I watched the Golden Globes on and off on Sunday and kept hearing women talk about the amazing roles for women in media today. They patted themselves on the back – because look there were films with strong female leads (1, 2, 3, 4)  ! We’ve taken such strides… And yet, one of the biggest films of the year is, at its heart, all about domestic violence, we let rappers sing about raping a woman who challenges them without any repercussions, women are still being reduced to who they are wearing, and we are still even having the conversation about how great women’s roles are (notice how men never do this?). And to get beyond the superficial –women in the Middle East still fight for the right to exist, girls in any war torn area are turned into sex slaves, women still make less than men (even in the film world), and right now little girls are being molested, sold, and abused with no hope that it is going to change. But it was a great year for women, right?

So what is the thread in all of this?

Compassion – love – appreciation – EMPATHY. They are not qualities we value anymore, but we should. It is so easy to judge and yet so hard to be kind.

I love Gilbert’s closing:

So here's what I do. 
When I see a woman who has lost weight, I say, "You look terrific." When I see a woman who has quit dieting and embraced her curves, I say, "You look terrific." When I see a woman who has obviously just had plastic surgery, I say, "You look terrific." When I see a woman who has let her hair go grey and is hanging out at grocery store in her husband's sweatpants, I say, "You look terrific." Because you know what? If you are woman and you managed to get up today and go outside, then you look terrific. If you are still here, then you look terrific. If you are able to go face down a world that has been arguing about your body and your face for centuries, then you look terrific. If you have figured out what you need to wear, or do, or not do, in order to feel safe in your own skin, then you look terrific. If you are standing on your own two feet and the stress of being a woman hasn't killed you yet, then YOU LOOK TERRIFIC. To say anything less than that to (or about) your fellow woman is to add ammunition to a war that is bad enough already. So back off, everyone. Be kind.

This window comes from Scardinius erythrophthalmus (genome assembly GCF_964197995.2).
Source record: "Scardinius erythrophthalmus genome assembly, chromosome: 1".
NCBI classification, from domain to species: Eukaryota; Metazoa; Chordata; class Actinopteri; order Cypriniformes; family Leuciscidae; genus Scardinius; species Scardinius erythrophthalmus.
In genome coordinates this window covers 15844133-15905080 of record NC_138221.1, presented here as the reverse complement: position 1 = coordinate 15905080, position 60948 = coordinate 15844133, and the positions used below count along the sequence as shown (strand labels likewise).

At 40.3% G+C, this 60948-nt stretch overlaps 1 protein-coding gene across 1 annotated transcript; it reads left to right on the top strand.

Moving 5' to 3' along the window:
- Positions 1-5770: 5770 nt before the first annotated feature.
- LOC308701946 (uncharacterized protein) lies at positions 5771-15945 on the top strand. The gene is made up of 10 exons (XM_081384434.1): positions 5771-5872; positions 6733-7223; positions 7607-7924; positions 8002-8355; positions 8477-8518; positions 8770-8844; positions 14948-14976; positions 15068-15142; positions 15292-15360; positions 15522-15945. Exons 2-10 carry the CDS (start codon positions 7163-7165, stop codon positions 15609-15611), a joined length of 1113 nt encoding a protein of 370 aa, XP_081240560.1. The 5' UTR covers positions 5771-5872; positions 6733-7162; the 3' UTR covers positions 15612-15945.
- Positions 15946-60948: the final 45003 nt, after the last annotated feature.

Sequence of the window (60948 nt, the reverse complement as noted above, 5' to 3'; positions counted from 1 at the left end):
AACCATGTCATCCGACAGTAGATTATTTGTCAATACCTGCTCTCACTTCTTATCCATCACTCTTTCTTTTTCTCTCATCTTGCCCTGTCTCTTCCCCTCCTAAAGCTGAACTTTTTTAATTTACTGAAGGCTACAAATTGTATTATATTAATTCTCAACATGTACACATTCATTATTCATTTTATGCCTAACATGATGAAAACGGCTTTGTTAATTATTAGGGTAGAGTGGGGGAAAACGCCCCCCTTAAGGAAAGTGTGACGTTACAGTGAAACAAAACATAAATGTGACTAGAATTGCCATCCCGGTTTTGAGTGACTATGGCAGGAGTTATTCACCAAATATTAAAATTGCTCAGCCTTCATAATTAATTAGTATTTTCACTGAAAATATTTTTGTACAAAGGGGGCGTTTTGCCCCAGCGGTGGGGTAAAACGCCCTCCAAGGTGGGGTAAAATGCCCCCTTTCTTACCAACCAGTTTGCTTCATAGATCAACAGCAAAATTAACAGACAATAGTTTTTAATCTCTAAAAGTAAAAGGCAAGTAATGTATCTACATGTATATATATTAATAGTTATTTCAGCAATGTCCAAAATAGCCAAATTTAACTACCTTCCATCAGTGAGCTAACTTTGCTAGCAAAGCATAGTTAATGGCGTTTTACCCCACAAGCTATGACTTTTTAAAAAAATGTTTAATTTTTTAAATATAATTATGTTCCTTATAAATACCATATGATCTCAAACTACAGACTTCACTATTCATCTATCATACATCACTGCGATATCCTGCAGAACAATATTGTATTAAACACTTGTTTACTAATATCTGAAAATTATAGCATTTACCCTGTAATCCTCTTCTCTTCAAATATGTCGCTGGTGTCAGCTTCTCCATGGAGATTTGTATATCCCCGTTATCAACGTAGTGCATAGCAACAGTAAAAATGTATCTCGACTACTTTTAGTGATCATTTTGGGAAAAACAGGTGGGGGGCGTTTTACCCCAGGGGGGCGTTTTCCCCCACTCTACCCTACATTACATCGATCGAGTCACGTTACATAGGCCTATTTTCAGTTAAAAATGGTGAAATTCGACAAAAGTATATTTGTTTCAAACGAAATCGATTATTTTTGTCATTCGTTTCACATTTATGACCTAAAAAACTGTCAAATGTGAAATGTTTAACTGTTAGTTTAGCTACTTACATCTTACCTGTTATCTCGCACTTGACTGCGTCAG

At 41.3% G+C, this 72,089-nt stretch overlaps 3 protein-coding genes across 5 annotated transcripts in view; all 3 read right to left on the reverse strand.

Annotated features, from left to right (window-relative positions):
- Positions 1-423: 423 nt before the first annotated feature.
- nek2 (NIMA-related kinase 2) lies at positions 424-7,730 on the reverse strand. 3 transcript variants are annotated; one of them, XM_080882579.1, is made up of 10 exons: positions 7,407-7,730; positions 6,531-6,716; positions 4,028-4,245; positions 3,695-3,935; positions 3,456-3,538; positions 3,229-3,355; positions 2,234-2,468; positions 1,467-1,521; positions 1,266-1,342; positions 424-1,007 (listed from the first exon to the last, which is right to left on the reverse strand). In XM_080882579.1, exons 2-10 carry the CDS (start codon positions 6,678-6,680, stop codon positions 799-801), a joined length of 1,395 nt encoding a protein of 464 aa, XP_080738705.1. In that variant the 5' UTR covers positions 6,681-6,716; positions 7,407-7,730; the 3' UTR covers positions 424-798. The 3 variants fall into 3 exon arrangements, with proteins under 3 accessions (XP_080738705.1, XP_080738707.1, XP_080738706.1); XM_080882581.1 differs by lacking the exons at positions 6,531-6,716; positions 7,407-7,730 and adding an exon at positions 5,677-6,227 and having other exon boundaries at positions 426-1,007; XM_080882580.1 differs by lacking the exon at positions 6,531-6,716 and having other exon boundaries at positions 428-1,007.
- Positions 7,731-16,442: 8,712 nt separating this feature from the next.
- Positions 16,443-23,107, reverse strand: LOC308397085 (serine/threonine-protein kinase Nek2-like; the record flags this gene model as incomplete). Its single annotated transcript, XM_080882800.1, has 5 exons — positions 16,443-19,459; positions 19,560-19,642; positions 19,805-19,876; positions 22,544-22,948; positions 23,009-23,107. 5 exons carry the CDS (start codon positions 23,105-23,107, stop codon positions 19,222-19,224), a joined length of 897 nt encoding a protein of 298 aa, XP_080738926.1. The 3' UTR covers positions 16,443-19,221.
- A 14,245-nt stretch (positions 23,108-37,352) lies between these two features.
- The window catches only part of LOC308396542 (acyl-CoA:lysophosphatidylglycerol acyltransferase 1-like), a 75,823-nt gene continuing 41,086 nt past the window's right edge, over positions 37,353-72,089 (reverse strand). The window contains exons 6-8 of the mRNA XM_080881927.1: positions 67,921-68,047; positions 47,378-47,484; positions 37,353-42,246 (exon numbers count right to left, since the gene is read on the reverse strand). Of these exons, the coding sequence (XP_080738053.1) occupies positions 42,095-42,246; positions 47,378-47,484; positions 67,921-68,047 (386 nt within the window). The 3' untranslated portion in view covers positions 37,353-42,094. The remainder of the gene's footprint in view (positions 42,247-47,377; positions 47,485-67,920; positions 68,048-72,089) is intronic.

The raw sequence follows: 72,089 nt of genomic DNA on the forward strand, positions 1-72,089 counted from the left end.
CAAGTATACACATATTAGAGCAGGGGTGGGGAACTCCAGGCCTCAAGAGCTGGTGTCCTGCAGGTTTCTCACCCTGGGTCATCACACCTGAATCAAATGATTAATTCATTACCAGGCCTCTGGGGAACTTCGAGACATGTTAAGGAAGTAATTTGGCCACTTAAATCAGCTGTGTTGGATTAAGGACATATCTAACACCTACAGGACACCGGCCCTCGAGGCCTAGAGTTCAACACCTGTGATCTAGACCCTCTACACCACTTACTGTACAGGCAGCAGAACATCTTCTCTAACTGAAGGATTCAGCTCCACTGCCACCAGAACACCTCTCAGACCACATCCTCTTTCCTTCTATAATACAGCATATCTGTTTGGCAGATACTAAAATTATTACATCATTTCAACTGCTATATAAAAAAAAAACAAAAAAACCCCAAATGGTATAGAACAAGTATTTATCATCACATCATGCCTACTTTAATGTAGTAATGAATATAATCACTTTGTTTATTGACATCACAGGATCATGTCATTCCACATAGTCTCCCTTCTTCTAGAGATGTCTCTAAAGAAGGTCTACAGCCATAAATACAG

Why don’t we all try a bit more kindness and a bit less judgment? What if treated those around us as we want to be treated? I know I hate being treated less than, so how can I do it so easily to someone else?

Be kind – ask the checker how their day is going. Talk to the teller at the bank. Don’t yell at the phone rep. Hold the door. Say thank you. Let someone in. Pay for the coffee of the person behind you. Complement someone just because (and really mean it). Speak up when your friends start bashing someone they don’t know. Realize the world is so much bigger than your little corner of it. 

Maybe if we all started practicing generosity. Stopping in the midst of our day to engage, caring about someone we will never meet, these small acts could built into something good – even if it is just a world where we can all see each other as human and value each other equally.


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© Amanda Lunday